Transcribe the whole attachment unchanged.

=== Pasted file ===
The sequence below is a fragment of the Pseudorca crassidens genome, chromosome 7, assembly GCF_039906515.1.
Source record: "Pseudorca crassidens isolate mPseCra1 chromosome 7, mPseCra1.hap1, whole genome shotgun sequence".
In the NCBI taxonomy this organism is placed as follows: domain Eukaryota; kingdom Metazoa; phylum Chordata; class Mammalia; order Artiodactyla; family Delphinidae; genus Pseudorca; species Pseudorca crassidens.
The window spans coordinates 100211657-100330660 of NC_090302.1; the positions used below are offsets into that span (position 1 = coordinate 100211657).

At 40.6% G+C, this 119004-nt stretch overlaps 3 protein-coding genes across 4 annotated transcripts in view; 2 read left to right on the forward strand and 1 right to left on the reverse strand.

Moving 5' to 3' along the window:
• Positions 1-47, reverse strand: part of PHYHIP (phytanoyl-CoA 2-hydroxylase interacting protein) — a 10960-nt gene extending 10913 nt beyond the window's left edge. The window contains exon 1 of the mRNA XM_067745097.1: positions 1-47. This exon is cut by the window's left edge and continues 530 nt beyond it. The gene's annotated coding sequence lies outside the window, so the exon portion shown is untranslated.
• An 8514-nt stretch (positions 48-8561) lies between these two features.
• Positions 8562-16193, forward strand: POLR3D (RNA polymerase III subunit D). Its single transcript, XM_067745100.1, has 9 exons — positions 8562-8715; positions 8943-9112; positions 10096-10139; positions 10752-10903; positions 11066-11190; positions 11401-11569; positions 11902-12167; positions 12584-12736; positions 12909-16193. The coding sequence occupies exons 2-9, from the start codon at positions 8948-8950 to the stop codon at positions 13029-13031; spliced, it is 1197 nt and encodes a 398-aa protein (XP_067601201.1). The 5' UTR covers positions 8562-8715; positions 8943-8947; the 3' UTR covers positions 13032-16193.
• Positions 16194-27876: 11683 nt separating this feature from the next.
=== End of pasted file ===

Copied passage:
The sequence below is a fragment of the Pseudorca crassidens genome, chromosome 7, assembly GCF_039906515.1.
Source record: "Pseudorca crassidens isolate mPseCra1 chromosome 7, mPseCra1.hap1, whole genome shotgun sequence".
In the NCBI taxonomy this organism is placed as follows: domain Eukaryota; kingdom Metazoa; phylum Chordata; class Mammalia; order Artiodactyla; family Delphinidae; genus Pseudorca; species Pseudorca crassidens.
The window spans coordinates 100211657-100330660 of NC_090302.1; the positions used below are offsets into that span (position 1 = coordinate 100211657).

At 40.6% G+C, this 119004-nt stretch overlaps 3 protein-coding genes across 4 annotated transcripts in view; 2 read left to right on the forward strand and 1 right to left on the reverse strand.

Moving 5' to 3' along the window:
• Positions 1-47, reverse strand: part of PHYHIP (phytanoyl-CoA 2-hydroxylase interacting protein) — a 10960-nt gene extending 10913 nt beyond the window's left edge. The window contains exon 1 of the mRNA XM_067745097.1: positions 1-47. This exon is cut by the window's left edge and continues 530 nt beyond it. The gene's annotated coding sequence lies outside the window, so the exon portion shown is untranslated.
• An 8514-nt stretch (positions 48-8561) lies between these two features.
• Positions 8562-16193, forward strand: POLR3D (RNA polymerase III subunit D). Its single transcript, XM_067745100.1, has 9 exons — positions 8562-8715; positions 8943-9112; positions 10096-10139; positions 10752-10903; positions 11066-11190; positions 11401-11569; positions 11902-12167; positions 12584-12736; positions 12909-16193. The coding sequence occupies exons 2-9, from the start codon at positions 8948-8950 to the stop codon at positions 13029-13031; spliced, it is 1197 nt and encodes a 398-aa protein (XP_067601201.1). The 5' UTR covers positions 8562-8715; positions 8943-8947; the 3' UTR covers positions 13032-16193.
• Positions 16194-27876: 11683 nt separating this feature from the next.